The only way to practice is the same way you hunt–with broadheads. Fixed-blade broadheads that cut on impact are tough and trendy and penetrate deep, but they’ll get dull with use, so you’ll need to sharpen them before the season starts. Most three-blade broadheads can easily be sharpened with a flat stone. Here’s how to restore those razor edges.
 Remove the broadhead from the shaft.
 If any of the blades have been nicked, smooth them using a carbide sharpener. Pull each blade through the sharpener the same number of times even if they’re not nicked, so the broadhead remains balanced.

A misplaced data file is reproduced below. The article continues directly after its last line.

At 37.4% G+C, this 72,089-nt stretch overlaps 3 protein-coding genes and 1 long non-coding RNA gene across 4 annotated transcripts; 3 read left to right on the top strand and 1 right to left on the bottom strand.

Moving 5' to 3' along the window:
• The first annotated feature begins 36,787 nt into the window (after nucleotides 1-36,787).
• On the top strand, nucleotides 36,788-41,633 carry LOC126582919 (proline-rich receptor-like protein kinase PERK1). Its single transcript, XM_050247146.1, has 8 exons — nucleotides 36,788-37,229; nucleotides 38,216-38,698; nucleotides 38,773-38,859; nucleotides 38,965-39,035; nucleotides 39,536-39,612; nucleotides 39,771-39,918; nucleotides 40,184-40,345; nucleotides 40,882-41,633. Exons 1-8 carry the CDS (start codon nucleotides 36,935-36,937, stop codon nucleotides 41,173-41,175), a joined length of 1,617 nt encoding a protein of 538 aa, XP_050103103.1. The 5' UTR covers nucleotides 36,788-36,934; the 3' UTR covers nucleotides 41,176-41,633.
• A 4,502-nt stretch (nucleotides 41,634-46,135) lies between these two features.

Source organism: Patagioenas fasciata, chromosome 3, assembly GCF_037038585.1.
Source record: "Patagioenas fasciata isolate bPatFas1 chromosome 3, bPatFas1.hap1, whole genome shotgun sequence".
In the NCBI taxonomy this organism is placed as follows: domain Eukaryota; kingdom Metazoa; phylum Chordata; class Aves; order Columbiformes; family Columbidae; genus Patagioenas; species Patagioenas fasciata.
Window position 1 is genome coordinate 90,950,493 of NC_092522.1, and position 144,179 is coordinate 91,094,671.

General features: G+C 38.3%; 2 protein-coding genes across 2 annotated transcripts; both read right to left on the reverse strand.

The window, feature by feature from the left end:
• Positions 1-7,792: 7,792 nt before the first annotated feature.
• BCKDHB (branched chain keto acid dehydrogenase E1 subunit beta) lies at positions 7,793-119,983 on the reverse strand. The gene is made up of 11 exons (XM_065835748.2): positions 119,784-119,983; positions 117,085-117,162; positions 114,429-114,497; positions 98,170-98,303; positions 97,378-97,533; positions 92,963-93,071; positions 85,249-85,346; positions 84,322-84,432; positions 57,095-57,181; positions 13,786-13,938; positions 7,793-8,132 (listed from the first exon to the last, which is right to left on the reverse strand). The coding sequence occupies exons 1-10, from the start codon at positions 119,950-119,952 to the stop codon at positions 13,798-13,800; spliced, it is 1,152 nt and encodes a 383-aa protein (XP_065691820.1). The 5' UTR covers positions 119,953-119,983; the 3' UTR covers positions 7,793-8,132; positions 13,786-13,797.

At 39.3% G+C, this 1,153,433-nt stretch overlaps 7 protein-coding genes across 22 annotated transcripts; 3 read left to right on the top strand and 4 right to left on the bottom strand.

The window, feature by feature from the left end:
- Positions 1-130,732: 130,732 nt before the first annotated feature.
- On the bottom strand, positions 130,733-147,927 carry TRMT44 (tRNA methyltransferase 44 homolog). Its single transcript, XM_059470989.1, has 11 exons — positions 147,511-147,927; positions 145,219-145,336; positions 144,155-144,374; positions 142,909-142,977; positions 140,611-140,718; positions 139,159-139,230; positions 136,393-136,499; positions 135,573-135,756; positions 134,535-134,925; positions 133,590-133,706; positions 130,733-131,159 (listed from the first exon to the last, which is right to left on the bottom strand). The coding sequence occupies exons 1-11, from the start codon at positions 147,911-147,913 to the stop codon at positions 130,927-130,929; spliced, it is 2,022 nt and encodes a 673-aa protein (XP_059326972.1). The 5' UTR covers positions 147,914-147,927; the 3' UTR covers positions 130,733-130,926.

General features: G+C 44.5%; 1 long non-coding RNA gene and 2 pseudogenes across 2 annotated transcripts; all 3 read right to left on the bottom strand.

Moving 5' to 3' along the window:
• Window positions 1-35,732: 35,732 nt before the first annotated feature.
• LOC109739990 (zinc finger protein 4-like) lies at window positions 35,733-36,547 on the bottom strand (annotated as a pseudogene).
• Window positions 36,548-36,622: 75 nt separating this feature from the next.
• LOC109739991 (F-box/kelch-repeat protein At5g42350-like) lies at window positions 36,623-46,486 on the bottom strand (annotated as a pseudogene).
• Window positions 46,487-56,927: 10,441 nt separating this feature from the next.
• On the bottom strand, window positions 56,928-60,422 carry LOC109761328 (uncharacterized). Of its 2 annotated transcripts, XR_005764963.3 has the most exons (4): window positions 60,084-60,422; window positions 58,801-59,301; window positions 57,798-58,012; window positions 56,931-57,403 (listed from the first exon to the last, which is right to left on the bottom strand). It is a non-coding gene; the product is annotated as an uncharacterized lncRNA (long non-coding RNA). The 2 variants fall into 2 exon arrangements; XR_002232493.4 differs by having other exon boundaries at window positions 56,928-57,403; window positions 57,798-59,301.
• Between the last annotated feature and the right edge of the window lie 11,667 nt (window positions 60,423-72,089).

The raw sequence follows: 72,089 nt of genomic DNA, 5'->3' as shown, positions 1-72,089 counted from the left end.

Color the edges of all three blades with a black marking pen.
 Hold one blade between your thumb and forefinger and place the broadhead flat with the tip pointing away from you on a 600-grit stone. With moderate pressure, move the broadhead laterally across the stone until it removes the ink from the blades. This may take 10 to 20 strokes. Apply the same number of strokes on all blades of the broadhead to keep it balanced.
 Stroke each blade over a 1200-grit stone, emery cloth, or automotive sandpaper two to five times to finish the edges.
 Test the blades by pulling them across a slightly stretched, ¼-inch-wide rubber band. The blades should instantly cut through the rubber.